12019-03-12T23:58:55+00:00Stanford University Pressaf84c3e11fe030c51c61bbd190fa82a3a1a1282414plainpublished2020-03-27T16:42:48+00:00Stanford University Pressaf84c3e11fe030c51c61bbd190fa82a3a1a12824Spencer Rich, “Blacks Barely Break Even in Election,” Washington Post, November 29, 1978.
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12019-03-12T23:58:14+00:00November 25, 19788plainpublished2019-10-02T18:52:51+00:00Guest post by Kerri Ryer, History MA student at Arizona State University.
On November 25, 1978, the Cleveland Call and Post declared prominently on the front page “In Wisconsin Black Woman Elected Secretary of State.” Just one week prior to the declaration, Velvalea Rodgers Phillips became the first African American to win the office and the first African-American woman to win a statewide election in Wisconsin. Somewhat overshadowed by the defeat of Governor Martin Schreiber’s reelection bid, the Call and Post announced that Phillips concurrently became the “top elected democrat in the state.”
Silent on Phillips’ victory, the New York Times twice covered Schreiber’s defeat on November 8 and 9.158 According to the Washington Post, “blacks barely [broke] even in the election” nationally, noting several losses before papering over Phillips’ victory.159 Unlike the other outlets, after discussing the racial statistics of the election in a separate column, the Call and Post chose to devote a whole segment to Phillips’ historic win.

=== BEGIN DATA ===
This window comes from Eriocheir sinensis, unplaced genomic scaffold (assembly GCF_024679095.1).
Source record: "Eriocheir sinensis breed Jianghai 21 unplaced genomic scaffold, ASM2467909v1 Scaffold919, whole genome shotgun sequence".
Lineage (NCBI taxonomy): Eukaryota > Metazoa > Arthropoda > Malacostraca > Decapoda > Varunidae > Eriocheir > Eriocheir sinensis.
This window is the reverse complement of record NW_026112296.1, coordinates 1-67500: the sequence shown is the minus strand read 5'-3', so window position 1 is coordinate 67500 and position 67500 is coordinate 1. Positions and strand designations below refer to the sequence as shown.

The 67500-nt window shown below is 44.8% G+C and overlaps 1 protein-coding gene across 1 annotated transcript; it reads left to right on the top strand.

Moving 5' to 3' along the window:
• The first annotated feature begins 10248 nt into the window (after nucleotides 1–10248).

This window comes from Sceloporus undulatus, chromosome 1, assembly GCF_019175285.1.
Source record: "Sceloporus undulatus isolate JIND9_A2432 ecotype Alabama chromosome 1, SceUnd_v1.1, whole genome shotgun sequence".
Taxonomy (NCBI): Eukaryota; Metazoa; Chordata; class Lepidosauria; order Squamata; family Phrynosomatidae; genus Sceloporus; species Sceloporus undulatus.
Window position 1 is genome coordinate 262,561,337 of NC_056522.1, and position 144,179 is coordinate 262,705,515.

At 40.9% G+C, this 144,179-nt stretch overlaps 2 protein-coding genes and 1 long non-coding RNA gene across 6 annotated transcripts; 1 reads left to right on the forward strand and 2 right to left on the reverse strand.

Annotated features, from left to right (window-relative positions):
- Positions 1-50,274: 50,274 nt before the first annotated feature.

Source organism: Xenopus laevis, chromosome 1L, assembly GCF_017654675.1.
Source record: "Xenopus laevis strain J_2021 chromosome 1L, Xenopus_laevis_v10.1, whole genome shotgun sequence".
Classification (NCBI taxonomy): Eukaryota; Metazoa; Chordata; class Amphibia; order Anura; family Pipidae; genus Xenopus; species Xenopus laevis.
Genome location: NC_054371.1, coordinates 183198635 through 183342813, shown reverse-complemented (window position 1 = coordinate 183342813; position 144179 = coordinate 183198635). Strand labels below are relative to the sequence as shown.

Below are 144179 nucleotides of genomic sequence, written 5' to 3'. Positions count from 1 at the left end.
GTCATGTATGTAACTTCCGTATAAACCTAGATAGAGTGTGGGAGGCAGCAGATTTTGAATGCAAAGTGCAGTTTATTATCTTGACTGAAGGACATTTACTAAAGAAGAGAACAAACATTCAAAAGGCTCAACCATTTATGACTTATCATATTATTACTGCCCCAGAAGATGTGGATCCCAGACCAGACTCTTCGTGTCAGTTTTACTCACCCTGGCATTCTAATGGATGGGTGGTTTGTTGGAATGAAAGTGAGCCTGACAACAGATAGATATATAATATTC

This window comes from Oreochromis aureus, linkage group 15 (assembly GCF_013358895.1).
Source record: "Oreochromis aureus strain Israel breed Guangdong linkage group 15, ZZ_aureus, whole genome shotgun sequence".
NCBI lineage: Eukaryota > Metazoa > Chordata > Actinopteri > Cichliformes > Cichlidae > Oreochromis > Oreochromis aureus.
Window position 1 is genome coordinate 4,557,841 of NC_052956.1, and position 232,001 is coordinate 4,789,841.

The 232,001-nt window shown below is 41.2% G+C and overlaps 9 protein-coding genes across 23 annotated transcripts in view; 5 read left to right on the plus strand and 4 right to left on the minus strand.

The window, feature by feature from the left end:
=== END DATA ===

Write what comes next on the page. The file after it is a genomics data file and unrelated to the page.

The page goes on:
A powerhouse at a young age, Phillips earned a scholarship to Howard University and then went on to be the first African-American woman to graduate from the University of Wisconsin-Madison Law School. In 1956 she won election to the Milwaukee city council where she served until her appointment as a county judge. As the first African-American judge in the state and the first black woman judge in the county, Phillips had already broken many barriers prior to her 1978 bid for the secretary of state.
As a community activist, Phillips was an active participant in the civil rights movement, all the while raising two sons. After her tenure on the bench, she went on to teach law at the University of Wisconsin before taking office as secretary. Her long history of public service and political engagement remains inspiring to this day.